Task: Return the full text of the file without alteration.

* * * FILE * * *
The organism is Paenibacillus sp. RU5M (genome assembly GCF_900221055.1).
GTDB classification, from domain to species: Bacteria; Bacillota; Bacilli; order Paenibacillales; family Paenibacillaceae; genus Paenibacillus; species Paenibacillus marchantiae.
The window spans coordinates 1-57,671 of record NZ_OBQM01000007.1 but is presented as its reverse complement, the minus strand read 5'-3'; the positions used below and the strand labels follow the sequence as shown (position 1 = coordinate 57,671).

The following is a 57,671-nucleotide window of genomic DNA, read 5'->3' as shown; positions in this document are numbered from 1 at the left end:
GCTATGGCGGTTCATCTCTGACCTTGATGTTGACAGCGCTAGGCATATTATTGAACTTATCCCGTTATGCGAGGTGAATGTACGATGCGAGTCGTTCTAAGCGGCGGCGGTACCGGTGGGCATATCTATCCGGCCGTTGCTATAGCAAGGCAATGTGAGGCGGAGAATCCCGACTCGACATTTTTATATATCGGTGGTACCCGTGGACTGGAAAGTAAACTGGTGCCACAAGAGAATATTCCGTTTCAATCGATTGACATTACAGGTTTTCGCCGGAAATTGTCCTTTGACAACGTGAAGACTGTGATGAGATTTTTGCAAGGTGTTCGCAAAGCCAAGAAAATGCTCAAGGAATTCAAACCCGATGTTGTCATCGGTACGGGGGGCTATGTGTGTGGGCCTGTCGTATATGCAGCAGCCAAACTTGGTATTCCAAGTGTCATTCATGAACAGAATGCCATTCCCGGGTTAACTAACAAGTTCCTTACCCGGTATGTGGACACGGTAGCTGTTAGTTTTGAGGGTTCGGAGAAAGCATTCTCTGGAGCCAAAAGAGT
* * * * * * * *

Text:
The organism is Paenibacillus sp. RU5M (genome assembly GCF_900221055.1).
GTDB classification, from domain to species: Bacteria; Bacillota; Bacilli; order Paenibacillales; family Paenibacillaceae; genus Paenibacillus; species Paenibacillus marchantiae.
The window spans coordinates 1-57,671 of record NZ_OBQM01000007.1 but is presented as its reverse complement, the minus strand read 5'-3'; the positions used below and the strand labels follow the sequence as shown (position 1 = coordinate 57,671).

The following is a 57,671-nucleotide window of genomic DNA, read 5'->3' as shown; positions in this document are numbered from 1 at the left end:
GCTATGGCGGTTCATCTCTGACCTTGATGTTGACAGCGCTAGGCATATTATTGAACTTATCCCGTTATGCGAGGTGAATGTACGATGCGAGTCGTTCTAAGCGGCGGCGGTACCGGTGGGCATATCTATCCGGCCGTTGCTATAGCAAGGCAATGTGAGGCGGAGAATCCCGACTCGACATTTTTATATATCGGTGGTACCCGTGGACTGGAAAGTAAACTGGTGCCACAAGAGAATATTCCGTTTCAATCGATTGACATTACAGGTTTTCGCCGGAAATTGTCCTTTGACAACGTGAAGACTGTGATGAGATTTTTGCAAGGTGTTCGCAAAGCCAAGAAAATGCTCAAGGAATTCAAACCCGATGTTGTCATCGGTACGGGGGGCTATGTGTGTGGGCCTGTCGTATATGCAGCAGCCAAACTTGGTATTCCAAGTGTCATTCATGAACAGAATGCCATTCCCGGGTTAACTAACAAGTTCCTTACCCGGTATGTGGACACGGTAGCTGTTAGTTTTGAGGGTTCGGAGAAAGCATTCTCTGGAGCCAAAAGAGT